A trope that I think is necessary to separate from Childhood Sweethearts or Childhood Friends. Friends to Lovers often has a different pacing and tone compared to childhood sweethearts and it doesn’t run into bad endings nearly as often as the prior. What I really like about friends to lovers is that it works really well in both, dramas as well as romances that take themselves less seriously. It works in fanfiction really well (it’s the dream for most ships after all) as well written in canon. It’s an easier trope to do well.
When it comes to examples of Friends to lovers…the thing is that almost anything could technically count. There has to be some degree of friendship or acquaintanceship for romantic feelingss to develop from. I think the key is specifying long term friends to lovers.
Ron and Hermione. Easy. Toradora is here once again. Toradora is kind of perfect for a blog post like this since it’s layered with romance tropes and still manages to be amazing because it holds substance and that’s [I’m about to go on a mini tangent but I think it’s worth keeping in here] what I think is most important when it comes to tropes: does the story carrying the trope have any substance? It’s not the tropes or cliches that make a story bad. It’s how they are used and if there is anything there besides them. However, I firmly believe that it is easier to command substance from some tropes more than others [End of tangent]. Lorelei and Luke could fit here too. There’s also one of my favorite manwhas to date, ‘Our Relationship is…’. In Our Relationship the trope is the very core of the story unlike the other examples I’ve given. Please read ‘Our Relationship Is…’ it’s so good.
I’m just gonna come out and say it. I love fake dating stories. For one, they technically skip all the steps a usual romance takes since the chase takes a unique form. Here, the love interests are being thrown at each other’s friends and family right off the bat. They’re normally introduced to each others flaws and insecurities earlier than usual romances and if done well, do it without feeling out of place. It’s a pace I can get behind. There’s also guaranteed humor somewhere in there, which is nice.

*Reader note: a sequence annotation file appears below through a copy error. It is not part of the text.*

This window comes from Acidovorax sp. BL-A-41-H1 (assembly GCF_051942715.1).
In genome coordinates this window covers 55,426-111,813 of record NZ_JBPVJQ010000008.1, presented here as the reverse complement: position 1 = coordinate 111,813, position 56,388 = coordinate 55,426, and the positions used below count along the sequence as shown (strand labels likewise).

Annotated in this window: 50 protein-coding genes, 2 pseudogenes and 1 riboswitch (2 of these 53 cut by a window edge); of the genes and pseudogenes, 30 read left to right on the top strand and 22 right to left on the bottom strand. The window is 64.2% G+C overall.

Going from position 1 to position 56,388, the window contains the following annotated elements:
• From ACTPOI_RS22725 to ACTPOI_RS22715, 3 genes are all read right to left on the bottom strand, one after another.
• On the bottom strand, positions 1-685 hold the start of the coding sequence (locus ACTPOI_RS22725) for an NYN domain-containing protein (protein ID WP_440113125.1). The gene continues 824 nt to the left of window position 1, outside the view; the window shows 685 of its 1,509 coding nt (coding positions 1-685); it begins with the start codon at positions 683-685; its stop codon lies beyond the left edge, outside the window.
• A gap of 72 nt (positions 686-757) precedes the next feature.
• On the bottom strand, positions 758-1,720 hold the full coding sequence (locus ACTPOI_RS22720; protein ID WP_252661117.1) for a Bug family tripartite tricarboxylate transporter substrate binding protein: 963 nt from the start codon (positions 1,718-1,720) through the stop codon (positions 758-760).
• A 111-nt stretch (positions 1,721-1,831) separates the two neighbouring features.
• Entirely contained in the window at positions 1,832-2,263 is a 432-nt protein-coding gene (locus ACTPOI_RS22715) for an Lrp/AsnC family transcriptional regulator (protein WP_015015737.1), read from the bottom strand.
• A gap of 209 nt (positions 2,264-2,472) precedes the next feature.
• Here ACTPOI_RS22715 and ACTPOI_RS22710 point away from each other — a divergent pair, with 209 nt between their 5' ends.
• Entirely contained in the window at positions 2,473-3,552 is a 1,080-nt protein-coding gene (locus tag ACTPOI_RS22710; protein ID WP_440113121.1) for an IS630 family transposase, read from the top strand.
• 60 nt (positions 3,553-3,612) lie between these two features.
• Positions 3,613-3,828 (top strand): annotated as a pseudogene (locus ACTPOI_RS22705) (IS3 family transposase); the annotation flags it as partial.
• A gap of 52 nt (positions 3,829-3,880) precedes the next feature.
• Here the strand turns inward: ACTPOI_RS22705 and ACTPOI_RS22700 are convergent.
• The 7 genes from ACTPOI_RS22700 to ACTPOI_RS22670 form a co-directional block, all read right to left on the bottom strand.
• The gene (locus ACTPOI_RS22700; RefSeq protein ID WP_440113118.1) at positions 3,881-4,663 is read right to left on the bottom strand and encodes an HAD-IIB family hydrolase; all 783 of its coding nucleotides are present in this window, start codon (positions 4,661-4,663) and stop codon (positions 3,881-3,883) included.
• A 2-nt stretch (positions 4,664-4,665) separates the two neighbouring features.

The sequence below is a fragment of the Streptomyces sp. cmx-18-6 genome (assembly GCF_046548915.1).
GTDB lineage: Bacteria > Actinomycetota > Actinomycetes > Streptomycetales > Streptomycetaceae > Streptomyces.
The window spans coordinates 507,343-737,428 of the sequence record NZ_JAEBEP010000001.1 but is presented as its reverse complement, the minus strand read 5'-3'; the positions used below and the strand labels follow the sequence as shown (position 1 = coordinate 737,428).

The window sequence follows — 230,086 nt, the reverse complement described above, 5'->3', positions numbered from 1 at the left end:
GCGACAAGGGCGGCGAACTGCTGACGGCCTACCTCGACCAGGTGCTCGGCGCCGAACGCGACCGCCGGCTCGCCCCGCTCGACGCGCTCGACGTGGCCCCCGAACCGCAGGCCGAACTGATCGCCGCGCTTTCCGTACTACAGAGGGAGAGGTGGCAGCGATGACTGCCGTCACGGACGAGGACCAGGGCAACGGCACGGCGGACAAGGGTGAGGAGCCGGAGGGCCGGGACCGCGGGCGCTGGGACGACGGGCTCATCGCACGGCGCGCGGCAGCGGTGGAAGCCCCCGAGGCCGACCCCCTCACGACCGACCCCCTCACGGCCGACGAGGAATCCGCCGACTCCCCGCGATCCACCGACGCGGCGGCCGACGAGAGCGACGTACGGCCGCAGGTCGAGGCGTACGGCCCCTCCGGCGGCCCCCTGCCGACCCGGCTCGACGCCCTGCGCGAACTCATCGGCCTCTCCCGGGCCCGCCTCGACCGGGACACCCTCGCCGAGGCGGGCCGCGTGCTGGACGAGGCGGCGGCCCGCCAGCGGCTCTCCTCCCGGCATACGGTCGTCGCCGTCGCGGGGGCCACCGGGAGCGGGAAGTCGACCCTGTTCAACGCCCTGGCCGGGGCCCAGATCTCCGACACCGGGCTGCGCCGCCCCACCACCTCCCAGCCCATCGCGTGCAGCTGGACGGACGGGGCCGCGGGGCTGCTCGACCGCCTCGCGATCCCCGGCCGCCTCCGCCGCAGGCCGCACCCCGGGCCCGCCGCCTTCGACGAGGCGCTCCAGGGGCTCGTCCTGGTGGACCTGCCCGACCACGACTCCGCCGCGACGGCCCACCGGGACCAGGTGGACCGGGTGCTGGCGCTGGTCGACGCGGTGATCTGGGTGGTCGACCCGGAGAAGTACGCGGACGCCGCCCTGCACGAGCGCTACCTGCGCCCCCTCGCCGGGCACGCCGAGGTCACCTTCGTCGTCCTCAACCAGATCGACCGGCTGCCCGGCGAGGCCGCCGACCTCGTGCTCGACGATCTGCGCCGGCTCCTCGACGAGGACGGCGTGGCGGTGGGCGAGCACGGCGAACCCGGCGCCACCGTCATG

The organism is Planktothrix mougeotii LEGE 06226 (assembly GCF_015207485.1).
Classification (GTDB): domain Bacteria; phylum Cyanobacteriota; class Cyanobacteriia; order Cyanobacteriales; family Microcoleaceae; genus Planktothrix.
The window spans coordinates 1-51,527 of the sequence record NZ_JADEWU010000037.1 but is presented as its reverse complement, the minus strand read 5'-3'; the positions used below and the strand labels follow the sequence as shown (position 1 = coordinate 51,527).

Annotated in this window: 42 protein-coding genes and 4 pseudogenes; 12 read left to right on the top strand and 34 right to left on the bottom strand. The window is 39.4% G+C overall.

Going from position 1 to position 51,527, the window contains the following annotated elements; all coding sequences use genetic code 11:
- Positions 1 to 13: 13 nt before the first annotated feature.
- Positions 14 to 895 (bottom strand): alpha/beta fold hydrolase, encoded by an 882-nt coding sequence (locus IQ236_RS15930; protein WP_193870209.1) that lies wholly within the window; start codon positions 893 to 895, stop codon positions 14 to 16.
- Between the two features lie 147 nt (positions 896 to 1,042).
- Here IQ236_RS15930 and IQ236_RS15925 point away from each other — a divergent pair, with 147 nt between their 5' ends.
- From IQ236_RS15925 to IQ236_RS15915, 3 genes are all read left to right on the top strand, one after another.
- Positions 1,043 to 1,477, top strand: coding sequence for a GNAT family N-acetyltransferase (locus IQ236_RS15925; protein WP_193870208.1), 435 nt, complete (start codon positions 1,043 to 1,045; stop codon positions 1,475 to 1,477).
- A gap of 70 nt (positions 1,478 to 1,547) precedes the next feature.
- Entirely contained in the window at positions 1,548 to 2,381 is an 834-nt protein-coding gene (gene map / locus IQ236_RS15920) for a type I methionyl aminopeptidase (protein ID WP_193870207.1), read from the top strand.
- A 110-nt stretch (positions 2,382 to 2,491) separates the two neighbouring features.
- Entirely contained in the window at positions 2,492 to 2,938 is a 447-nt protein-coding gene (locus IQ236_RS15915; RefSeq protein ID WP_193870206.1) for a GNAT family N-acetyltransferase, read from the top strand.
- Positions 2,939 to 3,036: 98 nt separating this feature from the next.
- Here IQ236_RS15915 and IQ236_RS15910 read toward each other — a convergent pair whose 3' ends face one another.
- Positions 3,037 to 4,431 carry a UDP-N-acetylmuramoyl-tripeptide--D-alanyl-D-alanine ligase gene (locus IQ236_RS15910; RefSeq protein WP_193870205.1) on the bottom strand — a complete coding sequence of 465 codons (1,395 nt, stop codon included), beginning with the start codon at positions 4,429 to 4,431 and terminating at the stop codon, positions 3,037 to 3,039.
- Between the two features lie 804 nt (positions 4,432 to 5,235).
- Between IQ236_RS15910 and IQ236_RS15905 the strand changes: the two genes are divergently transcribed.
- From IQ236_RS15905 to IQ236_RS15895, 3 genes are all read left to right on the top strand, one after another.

The best part is that it’s just as entertaining to see in fanfiction as it is in canon material.
Bonus: if one of them tells their friends they’re “dating” s/o and the friends are like finally lmao, leaving the one involved having to internally question what do you mean finally we’re not even actually dating.
I just talked this trope up so much and the only good example I can think of is The Proposal. I don’t care what the ratings say, that movie is amazing. While You Were Sleeping, another Sandra Bullock movie, while I’m not the biggest fan of it personally, the movie fits the trope pretty well. There’s also…Nisekoi….I’m really not making a good argument for this trope
Return to Hometown
This isn’t a trope that only belongs to romances but man, if there isn’t something romantic about the concept. Something I really like about this one is that it puts the reader/viewer in the shoes of the main character. This trope can also be pretty broad. Do they meet a new person that moved into their small hometown while they were away and as a result, allow the main character to see the place in a new way? Are they forced to run into an old lover from their hometown, causing them to remember the things they loved but also hated about it? You can do so much with this one.
It’s campy. It’s nostalgic. It’s probably, definitely set in the fall or winter…which is the kind of atmosphere I can get into.
The only example of the trope going through my head right now is Kanon, which is a wonderful example please watch it if you haven’t. I looked up ‘return to hometown romance movies’ on google to see if something would spark my memory and the first search result was ‘hallmark movies’ so maybe there’s something in that pile of content I’m fine with avoiding for now.
Childhood Friends to Lovers
Ah. Last but not least, my absolute favorite trope, childhood friends to lovers. The best thing about childhood friends to lovers is that it can fit into almost every other trope that I’ve already mentioned at the same time. I know I’ve been saying this word a lot but I’m going to say it again: It’s campy. The campy potential is so strong. This trope is also just kind of guaranteed to be a slow burn, and I love my slow burns.
The characters have a deep understanding of each other, but often realize as they get older that there were things they might of misjudged about the other because kids aren’t exactly the best at empathy or understanding other people’s circumstances. There’s more opportunities to see character development. It shares a lot of strengths that childhood sweethearts has, the main difference being the romance comes later in this one.
Our Relationship is… fits here as well! Please read it! I’ll mention Kanon once again too. Ron and Hermione…again. Okay um. Let’s go with saying something I’d like to see in this genre more often: make it gay please.
That’s all I got for this one guys.